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It’s hard to find an affordable ski hill on the Front Range these days, let alone one with legitimate small-mountain charm. But at Echo Mountain, nestled between Idaho Springs and Evergreen, the culture is down to earth—and the mountain is, well, very small.
With just a handful of trails, Echo’s size and lack of advanced terrain is part of the reason I’d never bothered visiting—that is, until a friend talked me into it a few weeks ago. His pitch went something like this: Night skiing at Echo is a bargain ($35) and close to Denver (45 minutes). It is the only way to spend a full day at your office job, shred a bit, and be home before 9 p.m.
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I warmed to the idea, if only because two decades ago I was a bit romantic about night skiing. As a kid, I learned to ski under the lights at tiny hills like Pat’s Peak and Crotched Mountain in southern New Hampshire. The terrain was nothing special, but it was cheap and accessible, and that’s a big reason skiing became a sport I’ve enjoyed my entire life. I’ll never forget my excitement loading onto the ski bus on Friday afternoons—and I’ll certainly not forget my nervous first kiss on that bus. (I wasn’t kidding when I said I was romantic about night skiing.)
So, with childlike enthusiasm and our ski gear in tow, my friend and I pulled out of Denver on a recent Thursday at 5 p.m. We were in the Echo parking lot by 5:50, picked up our pre-purchased passes, and skied our first run down to the chairlift (the parking lot and lodge are at the top of the mountain). By 6:05, we were heading up for lap number two as classic tunes blared across the entire mountain. Only one trail was open, and it was only about 600 vertical feet, but as Otis Redding, Johnny Cash, and Ray Charles crooned from the speakers, it was easy to forget the chairlift ride took twice as long as the descent.
Even on only one relatively short blue trail, it was still refreshing—by Colorado standards—how few people were out there. We skied six runs over the course of an hour and counted fewer than 40 other skiers and boarders. Some were like us, experienced skiers making after-work turns, while most were kids and adult beginners learning a new sport under the lights—which is probably who Echo Mountain serves best, especially during the day when more beginner terrain is open. While the mountain has had a few different lives over its history, it is now primarily a family mountain with a decent tubing track.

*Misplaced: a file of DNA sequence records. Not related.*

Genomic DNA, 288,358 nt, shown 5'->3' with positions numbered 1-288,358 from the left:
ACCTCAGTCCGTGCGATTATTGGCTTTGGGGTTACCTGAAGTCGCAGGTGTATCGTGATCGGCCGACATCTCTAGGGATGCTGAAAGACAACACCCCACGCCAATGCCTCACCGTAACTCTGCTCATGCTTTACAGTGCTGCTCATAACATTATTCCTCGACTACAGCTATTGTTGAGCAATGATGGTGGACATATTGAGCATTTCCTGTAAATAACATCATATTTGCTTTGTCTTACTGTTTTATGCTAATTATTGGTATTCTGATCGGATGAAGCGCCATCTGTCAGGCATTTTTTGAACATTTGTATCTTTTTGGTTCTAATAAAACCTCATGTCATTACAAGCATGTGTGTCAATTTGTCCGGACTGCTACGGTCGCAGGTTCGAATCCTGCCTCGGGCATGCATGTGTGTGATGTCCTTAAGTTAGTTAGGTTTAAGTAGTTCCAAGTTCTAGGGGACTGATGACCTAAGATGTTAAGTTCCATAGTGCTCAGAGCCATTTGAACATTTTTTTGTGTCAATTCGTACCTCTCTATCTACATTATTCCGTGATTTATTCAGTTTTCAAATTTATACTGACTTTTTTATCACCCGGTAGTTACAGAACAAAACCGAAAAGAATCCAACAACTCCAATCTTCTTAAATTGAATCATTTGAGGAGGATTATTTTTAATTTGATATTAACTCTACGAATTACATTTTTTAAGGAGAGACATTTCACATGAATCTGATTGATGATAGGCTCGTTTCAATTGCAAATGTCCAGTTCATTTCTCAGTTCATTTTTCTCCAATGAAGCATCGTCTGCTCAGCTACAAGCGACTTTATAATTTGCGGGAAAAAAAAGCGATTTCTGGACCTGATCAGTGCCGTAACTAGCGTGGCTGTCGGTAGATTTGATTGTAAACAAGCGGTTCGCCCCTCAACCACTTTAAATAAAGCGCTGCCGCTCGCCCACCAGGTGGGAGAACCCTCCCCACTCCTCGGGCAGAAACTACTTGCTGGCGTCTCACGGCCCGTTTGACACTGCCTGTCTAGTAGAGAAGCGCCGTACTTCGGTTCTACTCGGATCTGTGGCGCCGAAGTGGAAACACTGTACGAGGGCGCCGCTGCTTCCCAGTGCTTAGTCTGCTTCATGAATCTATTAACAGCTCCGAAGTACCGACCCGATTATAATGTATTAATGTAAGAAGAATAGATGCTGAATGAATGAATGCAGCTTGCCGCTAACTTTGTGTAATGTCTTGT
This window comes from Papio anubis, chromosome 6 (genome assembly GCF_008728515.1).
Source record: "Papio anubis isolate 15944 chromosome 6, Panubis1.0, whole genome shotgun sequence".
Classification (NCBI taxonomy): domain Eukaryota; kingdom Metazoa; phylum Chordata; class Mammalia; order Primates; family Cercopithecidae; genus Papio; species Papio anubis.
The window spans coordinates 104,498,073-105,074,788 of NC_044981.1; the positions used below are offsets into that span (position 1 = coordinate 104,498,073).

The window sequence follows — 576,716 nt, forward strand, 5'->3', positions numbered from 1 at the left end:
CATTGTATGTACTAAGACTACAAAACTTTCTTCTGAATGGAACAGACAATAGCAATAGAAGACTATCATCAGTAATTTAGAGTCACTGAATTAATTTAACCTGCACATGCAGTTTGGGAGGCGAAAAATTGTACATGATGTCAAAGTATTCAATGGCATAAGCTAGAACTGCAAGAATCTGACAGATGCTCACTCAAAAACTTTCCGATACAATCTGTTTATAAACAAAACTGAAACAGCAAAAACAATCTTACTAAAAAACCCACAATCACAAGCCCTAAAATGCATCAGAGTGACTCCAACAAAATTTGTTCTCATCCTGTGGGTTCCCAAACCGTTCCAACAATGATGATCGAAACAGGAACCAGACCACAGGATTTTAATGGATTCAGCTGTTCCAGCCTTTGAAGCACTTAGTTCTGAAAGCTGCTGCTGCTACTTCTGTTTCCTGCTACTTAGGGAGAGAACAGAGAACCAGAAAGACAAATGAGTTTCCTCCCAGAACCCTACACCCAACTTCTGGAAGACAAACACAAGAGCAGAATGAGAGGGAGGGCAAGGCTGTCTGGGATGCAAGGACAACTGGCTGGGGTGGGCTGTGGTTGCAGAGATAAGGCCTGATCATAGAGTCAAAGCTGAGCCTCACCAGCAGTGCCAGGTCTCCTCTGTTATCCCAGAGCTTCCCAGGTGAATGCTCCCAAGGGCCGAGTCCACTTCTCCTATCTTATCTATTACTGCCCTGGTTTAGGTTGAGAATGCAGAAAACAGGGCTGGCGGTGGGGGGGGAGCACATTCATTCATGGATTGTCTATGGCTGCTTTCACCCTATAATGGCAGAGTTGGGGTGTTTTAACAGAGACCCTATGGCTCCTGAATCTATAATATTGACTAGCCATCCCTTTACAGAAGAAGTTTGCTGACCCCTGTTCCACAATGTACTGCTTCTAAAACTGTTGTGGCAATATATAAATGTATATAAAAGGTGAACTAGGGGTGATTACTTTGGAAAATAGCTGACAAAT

Over the past few years, Echo has embraced that reputation. And thanks to an upgraded lodge and Brother’s Grille, which hangs its hat on affordable food and drink (“no one wants to pay $25 for a bare-bones cheeseburger,” the website proclaims), Echo is also a great place to wind down after a night of skiing. Before leaving, we saddled up at Brother’s, where an accommodating bartender found a gallon of honey and made us $6 hot toddies. “I’ve been in the ski industry for 25 years,” he said, “and there’s just no place like this anymore.”
To be fair, there are still a few hills like Echo sprinkled throughout the country, but as far as the Front Range goes he’s right. Echo’s charm lies largely in its novelty. And as we sat there, I found myself rooting for the survival of this type of ski experience. We watched a dozen more skiers make quick work of the trail, and I was for a moment 13 years old again, falling in love with skiing under the bright lights of a small mountain. Maybe it was the whiskey, or the well of memories I’d been drawing from all night, but as it turned out, I was still romantic about night skiing.
3 Night-Skiing Gear Essentials
Generally speaking, if you can ski during the day, you can ski during the night. Bring along the same stuff you ordinarily would but consider that it will likely be colder and, well, darker.
No matter how bright the lights, night skiing will always come with visibility challenges. Maybe you already have a low-light lens, but you’ll want something even safer once the sun goes down. We’re fans of Boulder-based Zeal Optics, which offers a clear-lens upgrade ($25–$50) for all of its products.
Staying warm in the mountains is largely about layering well, and that only becomes more important at night. The people over at The North Face (based in Denver these days) know a thing or two about layering, so much so that they created a layering guide for men and women so you can find the right base- and midlayer to wear beneath your waterproof shell or parka.
We would never encourage drinking while skiing, but when the temperature drops we wouldn’t blame you for sipping responsibly from a thermos or flask after a frigid night on the hill. If you’re feeling ambitious, grab some local honey from Bjorn’s and a splash of Stranahan’s and you can mix up your own après hot toddy. (In all seriousness, we don’t want you getting a Ski-U-I.)